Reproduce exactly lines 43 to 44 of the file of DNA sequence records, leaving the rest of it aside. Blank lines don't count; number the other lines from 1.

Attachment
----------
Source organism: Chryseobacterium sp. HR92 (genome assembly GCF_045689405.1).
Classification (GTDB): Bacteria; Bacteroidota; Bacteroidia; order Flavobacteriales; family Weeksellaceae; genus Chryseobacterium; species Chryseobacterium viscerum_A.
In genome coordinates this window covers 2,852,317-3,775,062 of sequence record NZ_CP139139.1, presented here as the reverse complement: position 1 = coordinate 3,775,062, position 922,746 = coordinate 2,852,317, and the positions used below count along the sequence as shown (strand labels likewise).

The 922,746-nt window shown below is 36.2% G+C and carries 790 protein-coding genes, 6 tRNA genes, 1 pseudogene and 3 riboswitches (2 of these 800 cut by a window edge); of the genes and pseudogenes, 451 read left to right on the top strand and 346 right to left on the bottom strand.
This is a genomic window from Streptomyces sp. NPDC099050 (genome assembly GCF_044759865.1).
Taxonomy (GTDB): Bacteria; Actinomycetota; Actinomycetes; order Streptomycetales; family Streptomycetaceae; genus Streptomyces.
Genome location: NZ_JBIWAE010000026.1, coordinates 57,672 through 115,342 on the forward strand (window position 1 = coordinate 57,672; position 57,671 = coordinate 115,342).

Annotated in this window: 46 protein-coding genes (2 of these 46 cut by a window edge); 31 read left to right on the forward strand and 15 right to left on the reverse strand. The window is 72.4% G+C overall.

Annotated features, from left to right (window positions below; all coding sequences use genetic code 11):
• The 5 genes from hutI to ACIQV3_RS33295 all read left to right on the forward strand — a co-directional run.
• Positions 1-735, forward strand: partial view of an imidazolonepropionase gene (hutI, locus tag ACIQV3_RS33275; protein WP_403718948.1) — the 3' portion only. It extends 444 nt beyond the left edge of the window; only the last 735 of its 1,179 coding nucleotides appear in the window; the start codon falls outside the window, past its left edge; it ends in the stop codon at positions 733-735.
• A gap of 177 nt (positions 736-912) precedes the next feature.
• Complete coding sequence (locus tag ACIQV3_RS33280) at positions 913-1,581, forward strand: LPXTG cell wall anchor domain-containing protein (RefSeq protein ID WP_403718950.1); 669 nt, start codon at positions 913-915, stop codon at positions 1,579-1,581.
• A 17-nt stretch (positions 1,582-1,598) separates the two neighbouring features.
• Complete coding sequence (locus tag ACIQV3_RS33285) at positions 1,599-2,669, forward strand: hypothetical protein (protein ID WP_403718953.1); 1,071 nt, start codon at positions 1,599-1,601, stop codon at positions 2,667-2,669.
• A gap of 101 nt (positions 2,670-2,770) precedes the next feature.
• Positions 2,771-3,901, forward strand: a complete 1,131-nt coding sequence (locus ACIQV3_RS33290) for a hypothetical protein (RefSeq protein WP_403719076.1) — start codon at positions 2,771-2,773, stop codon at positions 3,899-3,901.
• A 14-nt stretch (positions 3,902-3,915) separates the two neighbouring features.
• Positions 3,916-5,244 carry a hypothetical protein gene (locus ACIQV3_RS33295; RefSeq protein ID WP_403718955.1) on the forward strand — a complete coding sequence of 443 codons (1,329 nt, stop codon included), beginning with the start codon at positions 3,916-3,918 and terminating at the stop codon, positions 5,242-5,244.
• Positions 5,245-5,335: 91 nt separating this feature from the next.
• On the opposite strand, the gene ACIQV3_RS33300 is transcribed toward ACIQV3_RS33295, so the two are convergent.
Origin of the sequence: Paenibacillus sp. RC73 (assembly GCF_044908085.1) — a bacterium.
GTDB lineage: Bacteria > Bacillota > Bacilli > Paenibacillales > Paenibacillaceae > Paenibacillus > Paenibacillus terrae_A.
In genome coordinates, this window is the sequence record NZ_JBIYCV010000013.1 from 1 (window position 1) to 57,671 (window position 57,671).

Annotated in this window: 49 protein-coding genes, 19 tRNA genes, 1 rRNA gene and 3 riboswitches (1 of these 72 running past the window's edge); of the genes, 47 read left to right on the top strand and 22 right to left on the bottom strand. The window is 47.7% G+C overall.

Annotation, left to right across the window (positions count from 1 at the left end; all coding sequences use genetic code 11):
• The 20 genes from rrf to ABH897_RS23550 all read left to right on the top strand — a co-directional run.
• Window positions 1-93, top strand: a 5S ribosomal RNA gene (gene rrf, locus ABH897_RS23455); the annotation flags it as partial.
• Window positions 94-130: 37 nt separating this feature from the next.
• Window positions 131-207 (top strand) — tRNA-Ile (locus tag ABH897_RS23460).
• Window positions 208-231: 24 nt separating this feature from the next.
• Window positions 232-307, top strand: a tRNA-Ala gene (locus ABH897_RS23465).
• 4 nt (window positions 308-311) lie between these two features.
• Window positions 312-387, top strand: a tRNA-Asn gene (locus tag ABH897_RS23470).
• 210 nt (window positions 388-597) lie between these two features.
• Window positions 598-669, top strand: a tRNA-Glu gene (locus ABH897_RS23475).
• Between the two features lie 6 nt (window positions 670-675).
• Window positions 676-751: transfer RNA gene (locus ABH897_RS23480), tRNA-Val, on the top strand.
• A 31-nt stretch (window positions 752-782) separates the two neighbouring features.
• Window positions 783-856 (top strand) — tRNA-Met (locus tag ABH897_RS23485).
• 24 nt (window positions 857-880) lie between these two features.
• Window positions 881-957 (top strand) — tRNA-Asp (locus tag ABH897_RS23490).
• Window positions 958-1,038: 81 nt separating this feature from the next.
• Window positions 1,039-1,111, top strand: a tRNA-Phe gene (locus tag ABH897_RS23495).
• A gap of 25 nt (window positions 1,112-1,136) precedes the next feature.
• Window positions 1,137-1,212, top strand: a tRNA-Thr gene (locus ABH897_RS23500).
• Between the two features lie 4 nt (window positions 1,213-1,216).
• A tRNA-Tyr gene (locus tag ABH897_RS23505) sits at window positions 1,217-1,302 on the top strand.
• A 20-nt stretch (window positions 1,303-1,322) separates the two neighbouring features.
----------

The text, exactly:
• Window positions 958-1,038: 81 nt separating this feature from the next.
• Window positions 1,039-1,111, top strand: a tRNA-Phe gene (locus tag ABH897_RS23495).